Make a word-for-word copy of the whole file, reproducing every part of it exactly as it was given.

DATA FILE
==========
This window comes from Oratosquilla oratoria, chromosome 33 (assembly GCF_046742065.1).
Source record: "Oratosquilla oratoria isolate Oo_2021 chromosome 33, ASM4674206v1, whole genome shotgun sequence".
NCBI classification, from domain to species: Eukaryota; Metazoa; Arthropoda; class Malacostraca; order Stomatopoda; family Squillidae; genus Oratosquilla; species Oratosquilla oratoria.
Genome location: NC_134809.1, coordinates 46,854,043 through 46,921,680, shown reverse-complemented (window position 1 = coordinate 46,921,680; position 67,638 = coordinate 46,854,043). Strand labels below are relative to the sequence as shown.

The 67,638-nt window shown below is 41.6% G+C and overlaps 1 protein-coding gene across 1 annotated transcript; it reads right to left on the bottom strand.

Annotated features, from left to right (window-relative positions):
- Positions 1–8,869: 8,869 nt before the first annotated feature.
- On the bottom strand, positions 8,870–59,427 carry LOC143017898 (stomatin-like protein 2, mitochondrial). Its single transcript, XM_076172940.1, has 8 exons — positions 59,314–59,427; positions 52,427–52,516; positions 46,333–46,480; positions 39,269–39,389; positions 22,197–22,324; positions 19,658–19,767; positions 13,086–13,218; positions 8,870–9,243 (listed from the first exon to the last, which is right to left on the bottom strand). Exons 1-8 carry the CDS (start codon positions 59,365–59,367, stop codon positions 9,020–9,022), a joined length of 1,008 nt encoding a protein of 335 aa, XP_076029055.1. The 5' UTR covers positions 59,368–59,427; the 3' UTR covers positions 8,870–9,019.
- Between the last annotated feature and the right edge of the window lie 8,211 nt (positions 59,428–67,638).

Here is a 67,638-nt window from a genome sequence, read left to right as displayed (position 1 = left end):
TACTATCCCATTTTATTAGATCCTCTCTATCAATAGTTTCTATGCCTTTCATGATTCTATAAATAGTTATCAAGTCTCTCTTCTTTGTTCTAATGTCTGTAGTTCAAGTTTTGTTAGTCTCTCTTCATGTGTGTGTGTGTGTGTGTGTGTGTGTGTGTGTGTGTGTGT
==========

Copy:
This window comes from Oratosquilla oratoria, chromosome 33 (assembly GCF_046742065.1).
Source record: "Oratosquilla oratoria isolate Oo_2021 chromosome 33, ASM4674206v1, whole genome shotgun sequence".
NCBI classification, from domain to species: Eukaryota; Metazoa; Arthropoda; class Malacostraca; order Stomatopoda; family Squillidae; genus Oratosquilla; species Oratosquilla oratoria.
Genome location: NC_134809.1, coordinates 46,854,043 through 46,921,680, shown reverse-complemented (window position 1 = coordinate 46,921,680; position 67,638 = coordinate 46,854,043). Strand labels below are relative to the sequence as shown.

The 67,638-nt window shown below is 41.6% G+C and overlaps 1 protein-coding gene across 1 annotated transcript; it reads right to left on the bottom strand.

Annotated features, from left to right (window-relative positions):
- Positions 1–8,869: 8,869 nt before the first annotated feature.
- On the bottom strand, positions 8,870–59,427 carry LOC143017898 (stomatin-like protein 2, mitochondrial). Its single transcript, XM_076172940.1, has 8 exons — positions 59,314–59,427; positions 52,427–52,516; positions 46,333–46,480; positions 39,269–39,389; positions 22,197–22,324; positions 19,658–19,767; positions 13,086–13,218; positions 8,870–9,243 (listed from the first exon to the last, which is right to left on the bottom strand). Exons 1-8 carry the CDS (start codon positions 59,365–59,367, stop codon positions 9,020–9,022), a joined length of 1,008 nt encoding a protein of 335 aa, XP_076029055.1. The 5' UTR covers positions 59,368–59,427; the 3' UTR covers positions 8,870–9,019.
- Between the last annotated feature and the right edge of the window lie 8,211 nt (positions 59,428–67,638).

Here is a 67,638-nt window from a genome sequence, read left to right as displayed (position 1 = left end):
TACTATCCCATTTTATTAGATCCTCTCTATCAATAGTTTCTATGCCTTTCATGATTCTATAAATAGTTATCAAGTCTCTCTTCTTTGTTCTAATGTCTGTAGTTCAAGTTTTGTTAGTCTCTCTTCATGTGTGTGTGTGTGTGTGTGTGTGTGTGTGTGTGTGTGTGT